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Keeping An Eye on the Children

The Impact of Youth By William S. Loiry Publishing House, 262 pp $7.95

By Jean E. Engelmayer

THE ELECTION of Ronald Reagan in 1980 signalled a full-scale attack on the needs and benefits of groups with limited political clout. The poor saw life saving social programs they had won in the past 50 years gradually stripped away their ethics and diligence impugned even their hunger termed illusory Minorities, women and gays witnessed growing discrimination in the workplace and in the government. The disabled were stripped of many of the rehabilitation programs the government had sponsored in the '60s and '70s.

Now these groups are mobilizing against the President, and fighting back. But members of the group which has arguably been the hardest-hit in the past four years cannot mobilize on their own. They have no PACs, no national recognition. They cannot march, or picket, or write books. They cannot even vote.

The children and youth of America are politically mute, and for this reason have suffered the worst onslaught from the policies of the current Administration Reagan has consistently ignored and misinterpreted the problems of children.

In the past four years. Reagan cut funds for education and student loans, child care programs, food programs, for children, and youth employment programs. He cancelled the Comprehensive Employment and Training Act (CETA) which included major youth job programs while youth unemployment was growing; he tried to have child labor regulations relaxed to allow employers to demand longer hours under worse conditions, he campaigned for a sub-minimum wage for young people. And he tried to eliminate the Child Abuse Prevention and Treatment Act, and finally reduced its funds by 30 percent.

William S. Loiry, a professional youth advocate, last month published a book to reveal these abuses and try to show the Administration that children and youth exist and are suffering. Anxious to get the message out, Loiry published his own book on the politics of youth. But while his effort was well-in-tentioned, The Impact of Youth remains too broad and simplistic to become a galvanizing force for change.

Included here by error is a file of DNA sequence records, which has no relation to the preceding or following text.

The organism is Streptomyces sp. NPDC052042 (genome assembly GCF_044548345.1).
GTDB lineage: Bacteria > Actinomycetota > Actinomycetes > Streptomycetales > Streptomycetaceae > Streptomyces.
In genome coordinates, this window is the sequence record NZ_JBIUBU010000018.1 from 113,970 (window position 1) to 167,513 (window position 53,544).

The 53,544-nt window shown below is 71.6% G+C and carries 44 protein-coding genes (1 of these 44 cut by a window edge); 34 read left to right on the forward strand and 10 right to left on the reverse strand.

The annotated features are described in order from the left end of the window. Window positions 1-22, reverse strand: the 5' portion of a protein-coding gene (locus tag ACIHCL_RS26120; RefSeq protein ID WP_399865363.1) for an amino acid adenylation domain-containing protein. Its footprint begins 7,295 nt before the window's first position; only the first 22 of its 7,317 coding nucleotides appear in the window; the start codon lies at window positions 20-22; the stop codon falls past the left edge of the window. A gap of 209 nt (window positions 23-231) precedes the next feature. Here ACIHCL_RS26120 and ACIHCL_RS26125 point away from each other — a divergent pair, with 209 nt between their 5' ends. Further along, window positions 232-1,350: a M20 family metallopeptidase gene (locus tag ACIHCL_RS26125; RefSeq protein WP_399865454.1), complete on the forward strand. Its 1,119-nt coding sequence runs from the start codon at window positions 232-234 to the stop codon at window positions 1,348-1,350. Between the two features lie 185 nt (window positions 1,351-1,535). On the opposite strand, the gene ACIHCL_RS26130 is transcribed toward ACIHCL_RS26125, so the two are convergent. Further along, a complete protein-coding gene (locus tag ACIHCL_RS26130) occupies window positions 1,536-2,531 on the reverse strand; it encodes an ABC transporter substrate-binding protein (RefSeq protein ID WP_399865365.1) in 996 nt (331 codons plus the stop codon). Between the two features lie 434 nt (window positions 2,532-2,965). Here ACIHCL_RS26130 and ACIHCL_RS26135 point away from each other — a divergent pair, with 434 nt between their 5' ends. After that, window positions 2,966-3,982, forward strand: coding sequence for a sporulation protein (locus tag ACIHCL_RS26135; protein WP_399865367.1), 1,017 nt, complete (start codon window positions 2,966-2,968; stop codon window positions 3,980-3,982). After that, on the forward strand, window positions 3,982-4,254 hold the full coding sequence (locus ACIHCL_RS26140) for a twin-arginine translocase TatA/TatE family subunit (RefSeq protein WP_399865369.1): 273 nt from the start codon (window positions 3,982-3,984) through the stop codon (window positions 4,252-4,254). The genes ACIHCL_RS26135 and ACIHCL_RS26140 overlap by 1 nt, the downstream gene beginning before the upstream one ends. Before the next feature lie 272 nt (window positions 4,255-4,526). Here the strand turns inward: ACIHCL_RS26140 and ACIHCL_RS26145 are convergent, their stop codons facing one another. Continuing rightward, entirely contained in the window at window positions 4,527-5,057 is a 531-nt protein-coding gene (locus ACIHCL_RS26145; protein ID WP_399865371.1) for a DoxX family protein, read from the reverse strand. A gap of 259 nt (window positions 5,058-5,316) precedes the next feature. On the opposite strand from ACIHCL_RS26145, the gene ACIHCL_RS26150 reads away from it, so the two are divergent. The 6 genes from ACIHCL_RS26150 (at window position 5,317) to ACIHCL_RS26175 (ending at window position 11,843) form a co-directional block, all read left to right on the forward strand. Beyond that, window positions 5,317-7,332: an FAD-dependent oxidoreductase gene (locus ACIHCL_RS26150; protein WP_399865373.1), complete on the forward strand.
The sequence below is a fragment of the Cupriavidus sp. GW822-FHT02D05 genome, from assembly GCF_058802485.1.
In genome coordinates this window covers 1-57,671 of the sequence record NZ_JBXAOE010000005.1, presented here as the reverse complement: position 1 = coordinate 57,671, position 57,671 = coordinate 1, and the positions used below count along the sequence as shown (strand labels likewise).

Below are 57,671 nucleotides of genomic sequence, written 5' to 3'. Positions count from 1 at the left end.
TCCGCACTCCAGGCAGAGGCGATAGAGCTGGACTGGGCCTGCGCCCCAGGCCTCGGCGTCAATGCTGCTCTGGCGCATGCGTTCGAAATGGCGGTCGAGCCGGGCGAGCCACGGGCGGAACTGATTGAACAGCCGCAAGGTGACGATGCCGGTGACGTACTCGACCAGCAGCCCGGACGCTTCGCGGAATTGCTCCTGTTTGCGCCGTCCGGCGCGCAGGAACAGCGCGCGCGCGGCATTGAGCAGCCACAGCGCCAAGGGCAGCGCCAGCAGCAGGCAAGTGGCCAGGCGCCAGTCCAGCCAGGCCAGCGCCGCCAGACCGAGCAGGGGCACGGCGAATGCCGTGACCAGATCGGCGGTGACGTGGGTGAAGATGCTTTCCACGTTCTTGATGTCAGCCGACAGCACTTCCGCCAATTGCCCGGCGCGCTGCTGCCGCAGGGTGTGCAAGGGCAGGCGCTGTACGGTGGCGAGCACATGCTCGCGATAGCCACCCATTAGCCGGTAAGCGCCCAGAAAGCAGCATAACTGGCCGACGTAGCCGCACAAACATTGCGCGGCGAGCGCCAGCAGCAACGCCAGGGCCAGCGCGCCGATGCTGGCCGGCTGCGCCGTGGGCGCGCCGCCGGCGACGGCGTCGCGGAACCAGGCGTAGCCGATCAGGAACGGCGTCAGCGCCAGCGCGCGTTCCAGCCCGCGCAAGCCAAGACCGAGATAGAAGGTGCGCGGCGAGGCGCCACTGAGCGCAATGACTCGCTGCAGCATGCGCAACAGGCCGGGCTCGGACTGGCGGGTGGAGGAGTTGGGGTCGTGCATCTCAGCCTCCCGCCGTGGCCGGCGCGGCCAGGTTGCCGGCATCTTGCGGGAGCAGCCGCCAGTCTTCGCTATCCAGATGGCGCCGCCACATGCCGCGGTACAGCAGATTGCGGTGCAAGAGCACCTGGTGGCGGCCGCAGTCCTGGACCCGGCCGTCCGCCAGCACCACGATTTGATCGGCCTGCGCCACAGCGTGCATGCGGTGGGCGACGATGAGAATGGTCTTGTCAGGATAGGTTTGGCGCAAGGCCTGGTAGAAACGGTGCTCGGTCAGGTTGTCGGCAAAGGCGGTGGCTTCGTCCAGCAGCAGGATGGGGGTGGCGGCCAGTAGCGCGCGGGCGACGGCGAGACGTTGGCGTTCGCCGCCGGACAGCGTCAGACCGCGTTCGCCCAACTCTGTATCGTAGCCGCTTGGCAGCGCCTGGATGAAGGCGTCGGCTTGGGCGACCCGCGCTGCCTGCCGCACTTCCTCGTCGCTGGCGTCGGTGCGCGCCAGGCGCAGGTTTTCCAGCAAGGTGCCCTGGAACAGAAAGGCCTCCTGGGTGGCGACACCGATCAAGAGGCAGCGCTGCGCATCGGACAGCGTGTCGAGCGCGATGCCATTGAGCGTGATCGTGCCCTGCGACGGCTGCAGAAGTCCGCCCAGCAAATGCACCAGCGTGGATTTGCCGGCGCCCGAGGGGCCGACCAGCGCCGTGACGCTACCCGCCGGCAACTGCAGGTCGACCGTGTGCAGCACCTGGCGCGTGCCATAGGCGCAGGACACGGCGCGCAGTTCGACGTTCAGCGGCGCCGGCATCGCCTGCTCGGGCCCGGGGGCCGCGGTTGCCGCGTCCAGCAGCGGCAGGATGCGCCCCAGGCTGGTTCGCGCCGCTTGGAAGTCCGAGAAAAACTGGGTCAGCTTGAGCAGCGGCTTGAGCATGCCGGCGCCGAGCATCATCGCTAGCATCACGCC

Loiry's book, aimed at "altering the future history by explaining the past," fails because it attempts too much. The author tries to chronicle the complete history of children and youth from the times of ancient civilizations. In 200 pages he travels through time from Mesopotamia and Sparta through the Middle Ages, the Renaissance, and the twentieth century. In the remaining 40 pages, he finally attacks the problems of today, and tries to set up comprehensive guidelines for the future. This rush through the "rise and fall" of children ultimately undermines his own cause, Loiry, a professional political activist, has apparently not yet learned how to channel his abundant energy.

The author is torn between writing a history, a policy paper and a manifesto--and each section suffers be cause of his confusion. His history of children and youth is filled with amazing generalizations and couched in infantile language. With sentences like "children were an important part of what was happening in the American colonies," and "'make love, not war' was a popular '60s slogan, and many people did," Loiry sabotages his own credibility as a serious scholar. He seems unable to determine what audience he is speaking to.

The last section of the book, Loiry's 33 "Recommendations for the Future," suffers from similar problems. Many are nebulous and naive wishes, with no specific suggestions: he urges that "a new concept of children and youth must be developed,' "policy-making should focus on causes, and be based on the best research and data available," and "an interdependence between generations must be strengthened."

A few of the recommendations, to Loiry's credit, do manage to transcend this level. He suggests possible ways to strengthen youth advocacy groups to provide a voice for children, such as reforming IRS Tax Exemption laws to enable groups to spend more time and funds on legislative activities. He lobbies for Sen. Edward M. Kennedy '54's proposed 2.5 billion food stamp and child nutrition program; and he urges the United States to stay in UNESCO, an international organization which provides massive food, educational, and development aid to underdeveloped countries to "assist the world's children."

Loiry is currently stumping with the Democratic candidates, trying to win commitments for youth issues. But for all his efforts, no candidates have focused on the needs of children and young adults beyound vague references to America's "future" and "sacred trust" for coming generations.

The apparent failure of both Loiry and his book to catch fire is all the more disappointing because the issue is a real one. The facts they list speak for themselves; millions of American children are either hungry or malnourished; over one million suffer forms of child abuse each year; and over 22 million, more than 20 percent of the nation's children live in poverty. Unless these abuses are corrected, and quickly, the next generation will grow up in despair.

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